The closing track is actually a 3 part track. "...But Home Is Nowhere" contains the song itself, "Spoken Word", and "This Time Imperfect". This is not only an epic finale, but I don't they could have picked a better way to finish this album. "...But Home Is Nowhere" itself is about how you try to find your place in life, but you can't seem to find purpose. After all the time you have lived, you still don't have anything. It's eternal. Overall, this song is the acceptance of these feelings. The intro is odd at first but takes a drastic hit, just like how this feeling is expressed. Davey is pleading for something in a way that builds up into...this:
I lay strewn across the floor, can't solve this puzzle
Everyday another small piece can't be found
I lay strewn across the floor, pieced up in sorrow
The pieces are lost, these pieces don't fit
Pieced together incomplete and empty
"Spoken Word" isn't a song, it's an interlude poem between these two actual tracks. The poem is actually split into 3 parts itself. The first and the last are written by Jade while the 2nd is written and told by Davey. The poem is told over a cryptic piano. The use a of a child and elder voice only contributes to this effect. The whole poem as well as the accompanying music is outstanding. Everything is well written and of course...sorrowful.
"This Time Imperfect" begins with an odd distorted sound. Davey's vocals are full of sadness as they enter. The song is always building up. By the end, the song releases the last words of defeat which is basically what this song is. The intensity in his voice achieves new heights that are earth shattering which is only appropriate for a song so antagonizing. This song's message is that there is nothing. It's directed at anyone who caused this feeling. It's merciless. And who knows? The sorrow may speak the truth.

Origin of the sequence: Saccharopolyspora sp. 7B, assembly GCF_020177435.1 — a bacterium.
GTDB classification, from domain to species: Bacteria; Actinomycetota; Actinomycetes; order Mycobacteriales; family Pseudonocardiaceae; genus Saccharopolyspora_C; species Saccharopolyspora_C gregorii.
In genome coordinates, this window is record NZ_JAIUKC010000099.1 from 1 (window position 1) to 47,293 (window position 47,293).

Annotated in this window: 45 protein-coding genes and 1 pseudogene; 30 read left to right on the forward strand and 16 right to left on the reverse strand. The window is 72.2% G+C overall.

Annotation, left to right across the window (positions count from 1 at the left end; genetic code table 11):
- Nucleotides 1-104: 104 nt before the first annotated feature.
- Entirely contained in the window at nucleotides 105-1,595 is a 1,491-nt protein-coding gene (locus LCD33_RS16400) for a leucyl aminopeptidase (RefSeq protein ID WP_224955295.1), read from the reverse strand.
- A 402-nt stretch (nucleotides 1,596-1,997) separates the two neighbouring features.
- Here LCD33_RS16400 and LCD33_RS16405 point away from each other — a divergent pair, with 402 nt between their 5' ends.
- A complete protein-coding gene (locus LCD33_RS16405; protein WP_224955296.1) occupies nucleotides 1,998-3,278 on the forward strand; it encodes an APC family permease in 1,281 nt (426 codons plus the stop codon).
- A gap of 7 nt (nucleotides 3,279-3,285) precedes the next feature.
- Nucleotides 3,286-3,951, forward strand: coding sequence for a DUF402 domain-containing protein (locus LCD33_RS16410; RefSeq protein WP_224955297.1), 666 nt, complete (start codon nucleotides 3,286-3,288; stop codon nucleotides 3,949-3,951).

There are no flowers, no, not this time,
There will be no angels gracing the lines,
Just these stark words I find,
I'd show a smile, but I'm too weak,
I'd share with you could I only speak,
Just how much this hurts me,
Just how much this hurts me,
Just how much you...
Sing The Sorrow is an album that causes me to look down on everything. Down at the world in "Death of Seasons", down at love in "This Celluloid Dream", and down at myself in the entirety of "...But Home Is Nowhere". There is so much here to be looked at, but none of it is necessarily supposed to be pleasant. What AFI created is an emo masterpiece. Every song not only displays this feeling, but enhances it in a way only this band can. Not only that, but this album has a wide variety to look at. Screaming, punk, and pop-punk may not sound like it's a lot, but the way this album differentiates them surely makes it that way. Sing The Sorrow is meant to last ages, with plenty to discover in the lyrics and enough variety for it to never get old.